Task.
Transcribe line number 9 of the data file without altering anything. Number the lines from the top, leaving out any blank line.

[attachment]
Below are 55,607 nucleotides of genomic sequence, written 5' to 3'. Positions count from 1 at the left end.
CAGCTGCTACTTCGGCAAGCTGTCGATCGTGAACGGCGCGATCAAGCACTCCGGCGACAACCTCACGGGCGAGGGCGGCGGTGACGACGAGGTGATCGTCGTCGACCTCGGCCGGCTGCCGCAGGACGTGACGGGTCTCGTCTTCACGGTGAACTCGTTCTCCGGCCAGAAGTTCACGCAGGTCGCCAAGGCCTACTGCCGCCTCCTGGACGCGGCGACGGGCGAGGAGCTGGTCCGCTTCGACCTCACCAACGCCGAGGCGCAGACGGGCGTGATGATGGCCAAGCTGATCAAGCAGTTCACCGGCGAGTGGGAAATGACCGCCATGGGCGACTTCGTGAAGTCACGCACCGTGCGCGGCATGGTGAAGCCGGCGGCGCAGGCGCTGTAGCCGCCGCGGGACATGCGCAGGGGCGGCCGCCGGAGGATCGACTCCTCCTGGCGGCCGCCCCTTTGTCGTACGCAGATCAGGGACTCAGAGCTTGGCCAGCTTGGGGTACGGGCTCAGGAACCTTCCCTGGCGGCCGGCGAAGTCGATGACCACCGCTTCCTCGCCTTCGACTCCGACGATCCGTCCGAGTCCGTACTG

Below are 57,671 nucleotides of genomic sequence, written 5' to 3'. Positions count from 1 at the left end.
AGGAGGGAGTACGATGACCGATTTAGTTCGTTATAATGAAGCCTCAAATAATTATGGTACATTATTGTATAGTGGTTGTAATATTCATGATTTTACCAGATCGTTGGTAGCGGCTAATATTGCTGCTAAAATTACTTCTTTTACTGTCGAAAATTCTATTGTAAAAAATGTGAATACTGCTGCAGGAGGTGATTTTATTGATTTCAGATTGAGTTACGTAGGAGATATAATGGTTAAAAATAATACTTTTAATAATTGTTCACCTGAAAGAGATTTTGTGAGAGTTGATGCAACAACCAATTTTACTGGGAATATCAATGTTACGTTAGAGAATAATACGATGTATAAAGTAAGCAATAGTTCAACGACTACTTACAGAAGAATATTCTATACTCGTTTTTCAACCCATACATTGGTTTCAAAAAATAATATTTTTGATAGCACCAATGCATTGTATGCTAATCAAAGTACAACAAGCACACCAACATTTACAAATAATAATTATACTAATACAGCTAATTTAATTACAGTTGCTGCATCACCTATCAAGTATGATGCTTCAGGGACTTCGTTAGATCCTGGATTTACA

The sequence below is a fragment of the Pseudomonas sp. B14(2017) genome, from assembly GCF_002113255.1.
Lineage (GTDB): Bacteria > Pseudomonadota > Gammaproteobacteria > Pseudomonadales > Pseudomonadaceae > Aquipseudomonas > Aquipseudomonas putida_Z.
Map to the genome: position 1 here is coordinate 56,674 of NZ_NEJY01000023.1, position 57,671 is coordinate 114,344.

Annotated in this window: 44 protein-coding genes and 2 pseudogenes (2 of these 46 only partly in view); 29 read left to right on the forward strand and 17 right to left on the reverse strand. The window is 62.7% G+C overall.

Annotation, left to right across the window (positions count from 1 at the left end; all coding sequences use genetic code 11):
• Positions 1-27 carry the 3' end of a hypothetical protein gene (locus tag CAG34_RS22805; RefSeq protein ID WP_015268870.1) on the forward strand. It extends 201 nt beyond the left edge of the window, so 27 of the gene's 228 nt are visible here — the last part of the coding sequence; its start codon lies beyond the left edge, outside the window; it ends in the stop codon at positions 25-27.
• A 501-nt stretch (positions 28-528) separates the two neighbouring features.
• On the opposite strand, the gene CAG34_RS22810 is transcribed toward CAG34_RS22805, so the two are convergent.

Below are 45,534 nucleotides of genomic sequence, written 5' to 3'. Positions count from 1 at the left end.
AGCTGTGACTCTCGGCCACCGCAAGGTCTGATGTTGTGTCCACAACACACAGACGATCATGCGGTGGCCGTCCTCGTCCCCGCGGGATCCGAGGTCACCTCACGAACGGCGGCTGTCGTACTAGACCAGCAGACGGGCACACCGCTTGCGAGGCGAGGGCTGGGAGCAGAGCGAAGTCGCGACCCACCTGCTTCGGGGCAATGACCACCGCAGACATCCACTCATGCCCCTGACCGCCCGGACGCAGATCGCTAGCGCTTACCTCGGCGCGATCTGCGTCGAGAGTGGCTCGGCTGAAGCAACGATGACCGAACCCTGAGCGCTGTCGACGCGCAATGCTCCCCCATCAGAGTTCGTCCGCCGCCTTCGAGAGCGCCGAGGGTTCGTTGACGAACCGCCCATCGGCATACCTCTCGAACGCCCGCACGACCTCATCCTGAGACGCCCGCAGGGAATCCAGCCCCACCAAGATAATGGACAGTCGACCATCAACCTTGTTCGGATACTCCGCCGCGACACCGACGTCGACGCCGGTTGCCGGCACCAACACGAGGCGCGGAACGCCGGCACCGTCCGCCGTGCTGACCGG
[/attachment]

Annotation, left to right across the window (positions count from 1 at the left end; all coding sequences use genetic code 11):